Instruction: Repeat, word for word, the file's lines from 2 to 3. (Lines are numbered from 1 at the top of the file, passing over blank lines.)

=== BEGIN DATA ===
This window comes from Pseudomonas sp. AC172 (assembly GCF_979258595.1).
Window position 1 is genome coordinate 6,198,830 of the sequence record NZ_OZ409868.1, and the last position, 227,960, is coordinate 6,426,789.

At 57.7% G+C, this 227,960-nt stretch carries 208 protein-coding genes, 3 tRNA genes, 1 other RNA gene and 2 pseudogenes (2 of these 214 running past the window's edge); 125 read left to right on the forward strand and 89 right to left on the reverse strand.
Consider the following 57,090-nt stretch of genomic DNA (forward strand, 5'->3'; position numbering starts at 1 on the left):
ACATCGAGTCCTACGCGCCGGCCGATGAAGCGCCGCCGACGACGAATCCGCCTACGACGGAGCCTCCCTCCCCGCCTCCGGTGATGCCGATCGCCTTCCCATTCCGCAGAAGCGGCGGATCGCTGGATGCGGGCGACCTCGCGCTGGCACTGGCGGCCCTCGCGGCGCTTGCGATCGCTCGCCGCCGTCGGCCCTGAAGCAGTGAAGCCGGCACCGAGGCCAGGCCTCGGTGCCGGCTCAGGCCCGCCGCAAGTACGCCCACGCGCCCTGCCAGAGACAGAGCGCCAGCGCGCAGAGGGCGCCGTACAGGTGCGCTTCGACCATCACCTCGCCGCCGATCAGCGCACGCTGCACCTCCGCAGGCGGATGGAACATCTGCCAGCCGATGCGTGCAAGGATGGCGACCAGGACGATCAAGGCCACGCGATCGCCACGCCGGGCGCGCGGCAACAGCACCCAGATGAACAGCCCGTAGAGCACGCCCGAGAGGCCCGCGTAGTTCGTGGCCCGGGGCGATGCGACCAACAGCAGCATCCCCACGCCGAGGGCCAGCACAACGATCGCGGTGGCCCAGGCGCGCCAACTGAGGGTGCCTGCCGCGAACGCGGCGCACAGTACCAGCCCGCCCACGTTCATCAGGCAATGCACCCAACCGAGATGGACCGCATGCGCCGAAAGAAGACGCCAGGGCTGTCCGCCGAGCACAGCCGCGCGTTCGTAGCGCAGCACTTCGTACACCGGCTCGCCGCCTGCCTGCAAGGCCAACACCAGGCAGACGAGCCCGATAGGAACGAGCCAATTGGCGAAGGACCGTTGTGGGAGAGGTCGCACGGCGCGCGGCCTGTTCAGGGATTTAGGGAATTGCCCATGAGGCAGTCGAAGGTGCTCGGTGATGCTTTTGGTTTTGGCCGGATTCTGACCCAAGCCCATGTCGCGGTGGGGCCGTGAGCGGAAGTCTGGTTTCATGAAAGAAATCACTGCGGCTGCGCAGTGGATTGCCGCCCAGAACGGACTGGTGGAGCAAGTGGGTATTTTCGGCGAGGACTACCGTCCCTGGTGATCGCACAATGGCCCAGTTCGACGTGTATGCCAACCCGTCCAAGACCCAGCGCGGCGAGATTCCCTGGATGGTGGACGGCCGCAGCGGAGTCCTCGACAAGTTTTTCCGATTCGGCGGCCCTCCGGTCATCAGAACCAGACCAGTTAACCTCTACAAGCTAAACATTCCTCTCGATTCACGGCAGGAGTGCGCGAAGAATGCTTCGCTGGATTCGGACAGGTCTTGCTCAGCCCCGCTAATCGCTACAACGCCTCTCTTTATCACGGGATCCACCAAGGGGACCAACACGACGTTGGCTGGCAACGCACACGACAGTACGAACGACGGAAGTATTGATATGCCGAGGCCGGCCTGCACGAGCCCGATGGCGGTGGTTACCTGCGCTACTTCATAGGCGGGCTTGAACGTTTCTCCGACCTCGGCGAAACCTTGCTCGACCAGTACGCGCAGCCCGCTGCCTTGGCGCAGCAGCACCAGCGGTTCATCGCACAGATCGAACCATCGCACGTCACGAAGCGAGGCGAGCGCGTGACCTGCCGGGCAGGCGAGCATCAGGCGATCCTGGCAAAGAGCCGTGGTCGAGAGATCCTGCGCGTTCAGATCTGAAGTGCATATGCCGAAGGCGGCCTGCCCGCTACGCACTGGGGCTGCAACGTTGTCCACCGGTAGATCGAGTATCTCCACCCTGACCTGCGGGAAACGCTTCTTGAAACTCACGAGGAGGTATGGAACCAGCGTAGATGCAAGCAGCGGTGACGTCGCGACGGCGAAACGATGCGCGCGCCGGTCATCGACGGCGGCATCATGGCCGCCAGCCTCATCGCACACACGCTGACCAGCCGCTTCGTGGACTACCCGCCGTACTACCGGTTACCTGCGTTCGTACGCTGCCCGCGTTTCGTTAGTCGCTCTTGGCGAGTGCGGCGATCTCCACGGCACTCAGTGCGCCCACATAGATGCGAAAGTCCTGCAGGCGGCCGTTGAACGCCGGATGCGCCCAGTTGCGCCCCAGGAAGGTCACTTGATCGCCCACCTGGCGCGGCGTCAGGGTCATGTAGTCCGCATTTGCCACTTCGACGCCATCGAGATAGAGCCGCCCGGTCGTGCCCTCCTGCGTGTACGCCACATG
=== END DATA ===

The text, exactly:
Window position 1 is genome coordinate 6,198,830 of the sequence record NZ_OZ409868.1, and the last position, 227,960, is coordinate 6,426,789.

At 57.7% G+C, this 227,960-nt stretch carries 208 protein-coding genes, 3 tRNA genes, 1 other RNA gene and 2 pseudogenes (2 of these 214 running past the window's edge); 125 read left to right on the forward strand and 89 right to left on the reverse strand.